Plaintiffs in the Benicar litigation were dealt a blow earlier this week when the first bellwether trial dates were pushed back to 2017. The trials were originally scheduled to begin in late 2016, but the latest case management order has depositions and pretrial motions running until the end of March 2017. Lawyers from both sides have managed to select 10 cases for the bellwether trials, and are in the process of preparing for the 2017 trials.

Fact discovery in the selected bellwether cases is currently due at the end of September, with plaintiffs’ expert reports due at the end of November. Expert depositions for both sides must be completed by the end of February 2017. Exact trial dates have yet to be scheduled, but it is likely they will begin mid-2017.

What Is Benicar?

Benicar is a prescription medication used for the treatment of high blood pressure and heart failure. Daiichi Sankyo developed the drug in 1995. Benicar works by relaxing blood vessels so the vessels can move blood with less effort.

Benicar has been shown to cause a condition called sprue-like enteropathy in some patients. Sprue-like enteropathy is marked by intestinal problems including severe diarrhea, which can cause severe weight loss, malnutrition, and infections. Plaintiffs in the Benicar litigation also report that several people have died of complications resulting from Benicar’s side effects.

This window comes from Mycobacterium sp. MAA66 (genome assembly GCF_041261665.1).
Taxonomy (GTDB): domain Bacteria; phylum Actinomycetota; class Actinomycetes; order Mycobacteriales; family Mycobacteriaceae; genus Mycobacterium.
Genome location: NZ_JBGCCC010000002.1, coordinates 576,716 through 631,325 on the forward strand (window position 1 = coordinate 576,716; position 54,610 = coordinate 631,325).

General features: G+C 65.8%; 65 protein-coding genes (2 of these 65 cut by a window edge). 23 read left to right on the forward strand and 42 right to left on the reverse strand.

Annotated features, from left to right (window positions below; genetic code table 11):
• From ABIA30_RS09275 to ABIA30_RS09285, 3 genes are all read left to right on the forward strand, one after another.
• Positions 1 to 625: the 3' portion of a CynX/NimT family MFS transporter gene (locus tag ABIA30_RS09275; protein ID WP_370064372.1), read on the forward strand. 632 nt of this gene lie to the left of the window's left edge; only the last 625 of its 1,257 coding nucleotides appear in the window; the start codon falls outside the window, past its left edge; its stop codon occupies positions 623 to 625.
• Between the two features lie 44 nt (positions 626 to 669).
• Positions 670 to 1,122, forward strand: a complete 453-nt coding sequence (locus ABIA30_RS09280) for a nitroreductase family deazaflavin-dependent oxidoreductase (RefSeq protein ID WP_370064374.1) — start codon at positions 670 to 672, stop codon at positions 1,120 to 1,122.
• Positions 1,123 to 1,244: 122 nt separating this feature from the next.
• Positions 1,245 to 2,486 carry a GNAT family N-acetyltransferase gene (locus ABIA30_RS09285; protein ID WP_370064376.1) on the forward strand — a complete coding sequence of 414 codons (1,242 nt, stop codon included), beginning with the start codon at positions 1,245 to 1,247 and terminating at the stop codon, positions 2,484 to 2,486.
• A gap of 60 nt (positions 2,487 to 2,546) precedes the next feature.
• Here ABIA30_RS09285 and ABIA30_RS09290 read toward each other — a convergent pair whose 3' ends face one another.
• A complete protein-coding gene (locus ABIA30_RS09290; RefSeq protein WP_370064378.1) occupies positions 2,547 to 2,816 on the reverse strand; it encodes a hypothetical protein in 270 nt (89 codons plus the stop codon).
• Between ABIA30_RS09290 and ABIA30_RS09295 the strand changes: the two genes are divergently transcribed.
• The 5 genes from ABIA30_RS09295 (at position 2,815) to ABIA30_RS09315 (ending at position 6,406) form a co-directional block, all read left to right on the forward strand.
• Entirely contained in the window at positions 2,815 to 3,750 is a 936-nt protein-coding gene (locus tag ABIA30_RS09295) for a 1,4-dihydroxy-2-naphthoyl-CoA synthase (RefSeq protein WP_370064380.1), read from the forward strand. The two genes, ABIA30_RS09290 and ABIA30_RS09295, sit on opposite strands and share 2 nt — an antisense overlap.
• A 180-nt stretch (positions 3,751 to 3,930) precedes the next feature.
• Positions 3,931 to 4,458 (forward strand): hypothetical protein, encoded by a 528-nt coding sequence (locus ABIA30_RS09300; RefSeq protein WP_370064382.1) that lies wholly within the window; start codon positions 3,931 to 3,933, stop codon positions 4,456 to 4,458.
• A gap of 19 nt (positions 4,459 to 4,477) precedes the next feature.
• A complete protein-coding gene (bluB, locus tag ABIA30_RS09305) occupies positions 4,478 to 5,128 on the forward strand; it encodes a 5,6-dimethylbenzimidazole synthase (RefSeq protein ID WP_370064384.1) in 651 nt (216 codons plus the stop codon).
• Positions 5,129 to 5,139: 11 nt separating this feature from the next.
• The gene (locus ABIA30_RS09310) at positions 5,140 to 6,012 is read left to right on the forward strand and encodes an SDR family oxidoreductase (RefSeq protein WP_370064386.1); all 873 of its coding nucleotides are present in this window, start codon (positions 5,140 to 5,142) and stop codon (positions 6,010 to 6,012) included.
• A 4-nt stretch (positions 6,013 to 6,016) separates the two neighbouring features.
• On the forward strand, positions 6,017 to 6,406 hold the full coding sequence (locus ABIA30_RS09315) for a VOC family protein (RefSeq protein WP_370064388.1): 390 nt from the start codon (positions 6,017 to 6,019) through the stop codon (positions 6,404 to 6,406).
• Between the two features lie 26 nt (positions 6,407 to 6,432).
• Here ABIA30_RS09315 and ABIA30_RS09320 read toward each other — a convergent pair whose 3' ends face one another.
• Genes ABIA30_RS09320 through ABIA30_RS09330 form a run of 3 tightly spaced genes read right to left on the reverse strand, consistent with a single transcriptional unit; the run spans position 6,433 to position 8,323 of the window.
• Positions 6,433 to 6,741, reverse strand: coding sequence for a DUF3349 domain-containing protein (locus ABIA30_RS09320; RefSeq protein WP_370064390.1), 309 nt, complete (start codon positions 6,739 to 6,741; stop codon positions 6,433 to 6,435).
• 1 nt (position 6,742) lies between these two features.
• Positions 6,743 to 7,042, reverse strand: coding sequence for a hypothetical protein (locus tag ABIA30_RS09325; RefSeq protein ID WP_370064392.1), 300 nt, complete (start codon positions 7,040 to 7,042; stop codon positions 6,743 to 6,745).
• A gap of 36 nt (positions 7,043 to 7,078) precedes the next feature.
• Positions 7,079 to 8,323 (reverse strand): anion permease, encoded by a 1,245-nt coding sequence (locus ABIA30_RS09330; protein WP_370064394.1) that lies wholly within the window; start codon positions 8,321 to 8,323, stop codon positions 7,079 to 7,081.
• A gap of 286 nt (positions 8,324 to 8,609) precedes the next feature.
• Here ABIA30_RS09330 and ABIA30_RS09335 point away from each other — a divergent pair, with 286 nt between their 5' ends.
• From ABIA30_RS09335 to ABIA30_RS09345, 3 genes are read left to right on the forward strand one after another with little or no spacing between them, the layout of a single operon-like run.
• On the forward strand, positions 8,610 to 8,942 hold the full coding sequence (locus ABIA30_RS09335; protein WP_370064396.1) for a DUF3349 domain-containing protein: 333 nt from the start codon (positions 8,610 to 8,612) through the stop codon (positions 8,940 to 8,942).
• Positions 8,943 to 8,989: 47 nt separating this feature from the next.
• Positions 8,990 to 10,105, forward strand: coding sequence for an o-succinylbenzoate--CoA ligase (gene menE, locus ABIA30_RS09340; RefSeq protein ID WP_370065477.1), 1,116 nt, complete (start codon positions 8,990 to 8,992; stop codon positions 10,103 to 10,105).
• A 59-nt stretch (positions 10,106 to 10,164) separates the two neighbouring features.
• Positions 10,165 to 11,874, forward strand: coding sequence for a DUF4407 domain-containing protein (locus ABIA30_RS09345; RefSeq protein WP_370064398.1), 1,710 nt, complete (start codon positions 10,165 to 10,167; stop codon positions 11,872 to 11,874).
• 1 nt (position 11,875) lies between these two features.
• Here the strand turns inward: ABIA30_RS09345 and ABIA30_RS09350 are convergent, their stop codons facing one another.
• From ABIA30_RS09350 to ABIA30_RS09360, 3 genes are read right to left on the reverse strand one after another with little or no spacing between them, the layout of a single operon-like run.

The Trouble With Benicar

Despite the fact that high blood pressure is a lifelong affliction, the clinical trial that led to Benicar’s approval was conducted over only a three-month period. Some patients and doctors believe the incredibly short clinical trial was not long enough to detect the risk of sprue-like enteropathy.

But the short clinical trial didn’t stop Daiichi Sankyo from heavily marketing the drug. The company reportedly spent $1 billion on advertising between 2002 and 2008 alone. Just like the clinical trial, the advertising Daiichi Sankyo used also came up short. In 2013, the FDA sent the company a warning letter, stating its advertisement contained statistics from an “open-label, uncontrolled trial, which due to lack of placebo control or blinding, does not provide substantial evidence or substantial clinical experience to support the efficacy claims and presentations above.”

Plaintiffs in the Benicar litigation allege the company failed to warn of the serious side effects associated with the drug. Daiichi Sankyo is currently facing more than 1,300 lawsuits over Benicar side effects.